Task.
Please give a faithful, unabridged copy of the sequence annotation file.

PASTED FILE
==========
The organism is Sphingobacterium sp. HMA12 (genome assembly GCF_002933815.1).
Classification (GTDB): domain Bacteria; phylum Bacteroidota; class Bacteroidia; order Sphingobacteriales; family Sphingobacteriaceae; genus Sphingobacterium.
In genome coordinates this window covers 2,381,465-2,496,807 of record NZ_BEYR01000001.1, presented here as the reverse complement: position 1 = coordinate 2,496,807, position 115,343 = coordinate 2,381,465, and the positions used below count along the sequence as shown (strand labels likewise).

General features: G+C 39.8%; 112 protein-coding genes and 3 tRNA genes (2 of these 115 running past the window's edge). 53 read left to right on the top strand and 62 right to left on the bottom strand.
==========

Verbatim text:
The organism is Sphingobacterium sp. HMA12 (genome assembly GCF_002933815.1).
Classification (GTDB): domain Bacteria; phylum Bacteroidota; class Bacteroidia; order Sphingobacteriales; family Sphingobacteriaceae; genus Sphingobacterium.
In genome coordinates this window covers 2,381,465-2,496,807 of record NZ_BEYR01000001.1, presented here as the reverse complement: position 1 = coordinate 2,496,807, position 115,343 = coordinate 2,381,465, and the positions used below count along the sequence as shown (strand labels likewise).

General features: G+C 39.8%; 112 protein-coding genes and 3 tRNA genes (2 of these 115 running past the window's edge). 53 read left to right on the top strand and 62 right to left on the bottom strand.